Q&A with Michael Pollan

The biggest name in American food activism and author of The Omnivore’s Dilemma, The Botany of Desire, and In Defense of Food discusses his new book, Cooked: a Natural History of Transformation.

By Allison Jones May 1, 2013

How does the act of cooking at home fit into the larger sustainable food movement?
The local, sustainable food movement depends for its continued growth on people buying unprocessed produce—both vegetables and meat—directly, or nearly directly, from farmers. If we insist on having large corporations cook our meals, this movement will top out pretty soon, because big corporations don’t know how to buy from small farmers. Big deals with big. So in my view, building a new food economy depends on our willingness to cook—not every day, but whenever we can and more often than we do.

How do you make time to cook, given your travel and teaching schedule?
Some days it’s tough. But it takes time to wait in line for takeout or for restaurant food, too, don’t forget. There are plenty of 20-minute meals I make on busy days, and I will often use half of a weekend day to make several meals, like homemade pasta sauce or soup, for the week and for the freezer. 

Michael Pollan will discuss Cooked with OPB’s Dave Miller at the Newmark Theatre on May 14 at 7:30 p.m. 

You’ve called Portland, Maine, “one of the most interesting food towns in the country.” How does Portland, Oregon, rate?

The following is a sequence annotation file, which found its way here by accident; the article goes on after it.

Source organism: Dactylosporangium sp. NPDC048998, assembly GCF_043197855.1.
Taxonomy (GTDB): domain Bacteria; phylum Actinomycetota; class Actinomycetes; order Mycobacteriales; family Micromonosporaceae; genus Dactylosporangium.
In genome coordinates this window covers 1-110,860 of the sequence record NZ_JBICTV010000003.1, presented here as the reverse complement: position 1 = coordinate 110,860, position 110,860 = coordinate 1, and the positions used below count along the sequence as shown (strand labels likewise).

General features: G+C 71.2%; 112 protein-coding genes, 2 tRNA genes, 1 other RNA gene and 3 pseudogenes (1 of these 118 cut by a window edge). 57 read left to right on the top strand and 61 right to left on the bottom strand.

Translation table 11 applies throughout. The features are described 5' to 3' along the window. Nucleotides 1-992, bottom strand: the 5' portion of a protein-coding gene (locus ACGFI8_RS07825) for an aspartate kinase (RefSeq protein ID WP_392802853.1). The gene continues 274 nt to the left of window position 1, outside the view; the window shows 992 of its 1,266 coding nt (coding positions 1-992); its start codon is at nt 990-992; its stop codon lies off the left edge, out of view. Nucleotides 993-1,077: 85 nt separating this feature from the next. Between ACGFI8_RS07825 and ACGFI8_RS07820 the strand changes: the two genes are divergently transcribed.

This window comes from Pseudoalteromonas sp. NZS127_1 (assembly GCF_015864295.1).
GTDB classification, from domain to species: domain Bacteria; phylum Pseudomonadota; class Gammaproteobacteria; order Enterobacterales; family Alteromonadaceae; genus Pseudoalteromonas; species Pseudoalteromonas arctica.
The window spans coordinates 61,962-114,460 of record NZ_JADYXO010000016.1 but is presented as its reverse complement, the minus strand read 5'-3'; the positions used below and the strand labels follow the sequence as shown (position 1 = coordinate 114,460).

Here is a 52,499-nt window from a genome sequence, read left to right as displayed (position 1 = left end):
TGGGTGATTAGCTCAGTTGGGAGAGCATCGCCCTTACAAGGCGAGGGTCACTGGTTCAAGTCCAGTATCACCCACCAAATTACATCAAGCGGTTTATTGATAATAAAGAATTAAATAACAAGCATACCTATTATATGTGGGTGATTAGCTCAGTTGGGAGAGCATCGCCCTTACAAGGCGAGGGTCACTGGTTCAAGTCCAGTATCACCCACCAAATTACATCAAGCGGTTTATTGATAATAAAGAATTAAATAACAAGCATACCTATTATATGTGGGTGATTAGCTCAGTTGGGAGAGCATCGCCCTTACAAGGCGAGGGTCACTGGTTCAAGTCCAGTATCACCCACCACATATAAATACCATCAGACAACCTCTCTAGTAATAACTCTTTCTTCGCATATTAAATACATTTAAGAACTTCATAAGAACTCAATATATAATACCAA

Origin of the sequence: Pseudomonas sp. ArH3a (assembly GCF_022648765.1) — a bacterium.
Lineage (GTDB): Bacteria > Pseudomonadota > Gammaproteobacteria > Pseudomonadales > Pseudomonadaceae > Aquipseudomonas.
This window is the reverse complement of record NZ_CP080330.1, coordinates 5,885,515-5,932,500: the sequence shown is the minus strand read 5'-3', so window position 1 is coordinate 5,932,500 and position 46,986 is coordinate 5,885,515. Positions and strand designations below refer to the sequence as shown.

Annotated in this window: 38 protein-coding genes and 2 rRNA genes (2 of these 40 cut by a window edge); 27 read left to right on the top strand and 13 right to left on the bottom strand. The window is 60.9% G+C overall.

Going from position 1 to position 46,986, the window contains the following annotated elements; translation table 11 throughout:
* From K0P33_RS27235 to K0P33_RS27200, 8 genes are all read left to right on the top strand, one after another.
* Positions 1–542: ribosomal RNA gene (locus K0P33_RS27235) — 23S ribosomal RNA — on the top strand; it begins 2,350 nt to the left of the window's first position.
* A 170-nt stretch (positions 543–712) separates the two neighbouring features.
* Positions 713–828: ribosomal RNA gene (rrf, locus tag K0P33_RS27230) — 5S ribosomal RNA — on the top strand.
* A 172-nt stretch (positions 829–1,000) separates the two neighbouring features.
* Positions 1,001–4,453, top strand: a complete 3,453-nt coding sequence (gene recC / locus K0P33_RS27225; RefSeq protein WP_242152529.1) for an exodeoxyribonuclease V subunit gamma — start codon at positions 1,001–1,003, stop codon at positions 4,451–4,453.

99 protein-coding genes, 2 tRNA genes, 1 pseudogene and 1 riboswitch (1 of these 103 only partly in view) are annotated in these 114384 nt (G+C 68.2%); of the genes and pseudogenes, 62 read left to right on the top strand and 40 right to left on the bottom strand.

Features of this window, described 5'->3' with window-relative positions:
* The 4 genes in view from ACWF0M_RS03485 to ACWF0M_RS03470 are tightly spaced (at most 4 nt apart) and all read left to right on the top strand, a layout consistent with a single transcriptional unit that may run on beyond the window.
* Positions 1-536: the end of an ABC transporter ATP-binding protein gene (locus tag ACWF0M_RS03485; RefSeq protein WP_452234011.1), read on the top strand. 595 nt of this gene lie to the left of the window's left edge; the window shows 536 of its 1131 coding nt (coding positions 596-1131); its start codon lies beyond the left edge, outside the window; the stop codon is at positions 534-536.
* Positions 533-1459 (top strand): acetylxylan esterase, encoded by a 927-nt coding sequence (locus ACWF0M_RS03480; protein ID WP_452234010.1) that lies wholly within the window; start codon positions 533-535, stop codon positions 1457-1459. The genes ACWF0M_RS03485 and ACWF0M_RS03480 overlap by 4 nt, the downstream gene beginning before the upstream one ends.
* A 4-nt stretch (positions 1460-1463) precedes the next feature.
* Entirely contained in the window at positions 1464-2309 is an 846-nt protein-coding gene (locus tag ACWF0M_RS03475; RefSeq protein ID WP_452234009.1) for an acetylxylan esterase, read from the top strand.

Both the Portlands are great food towns, bracketing the country admirably. I always eat well in Portland, and I particularly like what the great grass in the Pacific Northwest means for those of us who like pastured meat and eggs.

In an article for the New York Times Magazine in 2009, you wrote about the paradoxical relationship between our love of food television and the decline of home cooking. Do you think your new book can succeed in bringing people back to the kitchen, when so many culinary personalities have failed?
I hope so. This book is not a diatribe or lecture—it’s a story: the story of my education in the kitchen, the brewery, the dairy, and the BBQ pit learning a new set of skills and a new way of engaging with the world. I discovered just how rewarding and pleasurable this “work” can be, so much so that I hesitate to call it work. My hope is that the book will help people see that cooking deserves a little more of our time and attention—and that we always find a way to make time for the activities we value.  

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